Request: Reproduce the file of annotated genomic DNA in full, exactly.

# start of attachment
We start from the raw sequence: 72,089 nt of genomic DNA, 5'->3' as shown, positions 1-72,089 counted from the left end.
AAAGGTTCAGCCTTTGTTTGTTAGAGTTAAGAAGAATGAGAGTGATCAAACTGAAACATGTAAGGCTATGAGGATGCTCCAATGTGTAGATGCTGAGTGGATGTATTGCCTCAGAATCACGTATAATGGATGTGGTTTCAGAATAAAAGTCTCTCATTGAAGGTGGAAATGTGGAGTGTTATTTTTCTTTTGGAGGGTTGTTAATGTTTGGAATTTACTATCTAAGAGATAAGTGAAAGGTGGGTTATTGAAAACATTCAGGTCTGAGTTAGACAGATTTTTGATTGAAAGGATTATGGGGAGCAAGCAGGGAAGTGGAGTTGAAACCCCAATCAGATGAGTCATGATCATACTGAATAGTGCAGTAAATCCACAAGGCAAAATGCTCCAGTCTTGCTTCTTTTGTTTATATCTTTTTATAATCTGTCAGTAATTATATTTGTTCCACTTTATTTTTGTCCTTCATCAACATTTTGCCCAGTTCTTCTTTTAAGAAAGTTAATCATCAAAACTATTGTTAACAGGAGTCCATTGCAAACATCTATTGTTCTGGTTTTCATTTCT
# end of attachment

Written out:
We start from the raw sequence: 72,089 nt of genomic DNA, 5'->3' as shown, positions 1-72,089 counted from the left end.
AAAGGTTCAGCCTTTGTTTGTTAGAGTTAAGAAGAATGAGAGTGATCAAACTGAAACATGTAAGGCTATGAGGATGCTCCAATGTGTAGATGCTGAGTGGATGTATTGCCTCAGAATCACGTATAATGGATGTGGTTTCAGAATAAAAGTCTCTCATTGAAGGTGGAAATGTGGAGTGTTATTTTTCTTTTGGAGGGTTGTTAATGTTTGGAATTTACTATCTAAGAGATAAGTGAAAGGTGGGTTATTGAAAACATTCAGGTCTGAGTTAGACAGATTTTTGATTGAAAGGATTATGGGGAGCAAGCAGGGAAGTGGAGTTGAAACCCCAATCAGATGAGTCATGATCATACTGAATAGTGCAGTAAATCCACAAGGCAAAATGCTCCAGTCTTGCTTCTTTTGTTTATATCTTTTTATAATCTGTCAGTAATTATATTTGTTCCACTTTATTTTTGTCCTTCATCAACATTTTGCCCAGTTCTTCTTTTAAGAAAGTTAATCATCAAAACTATTGTTAACAGGAGTCCATTGCAAACATCTATTGTTCTGGTTTTCATTTCT